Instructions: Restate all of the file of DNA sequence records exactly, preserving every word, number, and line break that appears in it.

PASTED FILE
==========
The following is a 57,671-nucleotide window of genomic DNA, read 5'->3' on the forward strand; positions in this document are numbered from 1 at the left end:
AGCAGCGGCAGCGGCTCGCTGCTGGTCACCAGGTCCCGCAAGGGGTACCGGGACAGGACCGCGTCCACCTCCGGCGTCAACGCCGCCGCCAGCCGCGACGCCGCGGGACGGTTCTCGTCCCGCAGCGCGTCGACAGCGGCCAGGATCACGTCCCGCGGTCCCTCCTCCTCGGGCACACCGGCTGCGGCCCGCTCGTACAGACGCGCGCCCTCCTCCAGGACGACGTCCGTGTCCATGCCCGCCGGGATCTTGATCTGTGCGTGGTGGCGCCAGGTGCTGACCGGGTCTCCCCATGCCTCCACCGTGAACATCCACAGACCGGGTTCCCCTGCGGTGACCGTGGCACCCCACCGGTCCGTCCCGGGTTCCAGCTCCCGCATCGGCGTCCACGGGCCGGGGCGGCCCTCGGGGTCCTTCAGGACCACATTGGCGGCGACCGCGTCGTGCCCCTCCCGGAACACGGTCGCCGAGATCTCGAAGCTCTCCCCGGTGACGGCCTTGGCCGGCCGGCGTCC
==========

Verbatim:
The following is a 57,671-nucleotide window of genomic DNA, read 5'->3' on the forward strand; positions in this document are numbered from 1 at the left end:
AGCAGCGGCAGCGGCTCGCTGCTGGTCACCAGGTCCCGCAAGGGGTACCGGGACAGGACCGCGTCCACCTCCGGCGTCAACGCCGCCGCCAGCCGCGACGCCGCGGGACGGTTCTCGTCCCGCAGCGCGTCGACAGCGGCCAGGATCACGTCCCGCGGTCCCTCCTCCTCGGGCACACCGGCTGCGGCCCGCTCGTACAGACGCGCGCCCTCCTCCAGGACGACGTCCGTGTCCATGCCCGCCGGGATCTTGATCTGTGCGTGGTGGCGCCAGGTGCTGACCGGGTCTCCCCATGCCTCCACCGTGAACATCCACAGACCGGGTTCCCCTGCGGTGACCGTGGCACCCCACCGGTCCGTCCCGGGTTCCAGCTCCCGCATCGGCGTCCACGGGCCGGGGCGGCCCTCGGGGTCCTTCAGGACCACATTGGCGGCGACCGCGTCGTGCCCCTCCCGGAACACGGTCGCCGAGATCTCGAAGCTCTCCCCGGTGACGGCCTTGGCCGGCCGGCGTCC